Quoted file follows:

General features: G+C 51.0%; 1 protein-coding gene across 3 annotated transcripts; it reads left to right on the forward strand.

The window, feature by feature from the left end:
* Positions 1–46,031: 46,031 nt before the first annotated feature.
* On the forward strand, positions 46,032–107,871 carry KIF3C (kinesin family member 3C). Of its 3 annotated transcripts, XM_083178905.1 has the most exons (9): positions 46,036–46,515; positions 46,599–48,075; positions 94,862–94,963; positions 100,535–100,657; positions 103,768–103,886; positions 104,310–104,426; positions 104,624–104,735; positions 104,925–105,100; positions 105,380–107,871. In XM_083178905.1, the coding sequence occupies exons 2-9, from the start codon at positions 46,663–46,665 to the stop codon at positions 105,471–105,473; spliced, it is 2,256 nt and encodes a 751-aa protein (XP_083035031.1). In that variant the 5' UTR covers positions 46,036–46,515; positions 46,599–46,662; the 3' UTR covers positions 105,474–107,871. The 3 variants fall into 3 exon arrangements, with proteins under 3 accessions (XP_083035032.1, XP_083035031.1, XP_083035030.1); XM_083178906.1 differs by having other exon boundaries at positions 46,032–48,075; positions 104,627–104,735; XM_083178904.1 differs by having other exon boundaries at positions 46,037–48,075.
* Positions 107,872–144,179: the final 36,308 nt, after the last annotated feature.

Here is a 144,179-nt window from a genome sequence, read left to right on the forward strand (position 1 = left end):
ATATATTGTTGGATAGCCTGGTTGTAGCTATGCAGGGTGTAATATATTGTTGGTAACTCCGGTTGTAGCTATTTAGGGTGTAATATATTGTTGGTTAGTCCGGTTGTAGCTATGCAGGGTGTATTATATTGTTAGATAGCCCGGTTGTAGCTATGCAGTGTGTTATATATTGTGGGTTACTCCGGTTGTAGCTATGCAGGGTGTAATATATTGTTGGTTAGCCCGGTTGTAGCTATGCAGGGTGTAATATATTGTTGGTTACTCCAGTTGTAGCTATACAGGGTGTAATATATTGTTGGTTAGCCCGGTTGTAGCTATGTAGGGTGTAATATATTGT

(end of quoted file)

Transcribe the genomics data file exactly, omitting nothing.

General features: G+C 51.0%; 1 protein-coding gene across 3 annotated transcripts; it reads left to right on the forward strand.

The window, feature by feature from the left end:
* Positions 1–46,031: 46,031 nt before the first annotated feature.
* On the forward strand, positions 46,032–107,871 carry KIF3C (kinesin family member 3C). Of its 3 annotated transcripts, XM_083178905.1 has the most exons (9): positions 46,036–46,515; positions 46,599–48,075; positions 94,862–94,963; positions 100,535–100,657; positions 103,768–103,886; positions 104,310–104,426; positions 104,624–104,735; positions 104,925–105,100; positions 105,380–107,871. In XM_083178905.1, the coding sequence occupies exons 2-9, from the start codon at positions 46,663–46,665 to the stop codon at positions 105,471–105,473; spliced, it is 2,256 nt and encodes a 751-aa protein (XP_083035031.1). In that variant the 5' UTR covers positions 46,036–46,515; positions 46,599–46,662; the 3' UTR covers positions 105,474–107,871. The 3 variants fall into 3 exon arrangements, with proteins under 3 accessions (XP_083035032.1, XP_083035031.1, XP_083035030.1); XM_083178906.1 differs by having other exon boundaries at positions 46,032–48,075; positions 104,627–104,735; XM_083178904.1 differs by having other exon boundaries at positions 46,037–48,075.
* Positions 107,872–144,179: the final 36,308 nt, after the last annotated feature.

Here is a 144,179-nt window from a genome sequence, read left to right on the forward strand (position 1 = left end):
ATATATTGTTGGATAGCCTGGTTGTAGCTATGCAGGGTGTAATATATTGTTGGTAACTCCGGTTGTAGCTATTTAGGGTGTAATATATTGTTGGTTAGTCCGGTTGTAGCTATGCAGGGTGTATTATATTGTTAGATAGCCCGGTTGTAGCTATGCAGTGTGTTATATATTGTGGGTTACTCCGGTTGTAGCTATGCAGGGTGTAATATATTGTTGGTTAGCCCGGTTGTAGCTATGCAGGGTGTAATATATTGTTGGTTACTCCAGTTGTAGCTATACAGGGTGTAATATATTGTTGGTTAGCCCGGTTGTAGCTATGTAGGGTGTAATATATTGT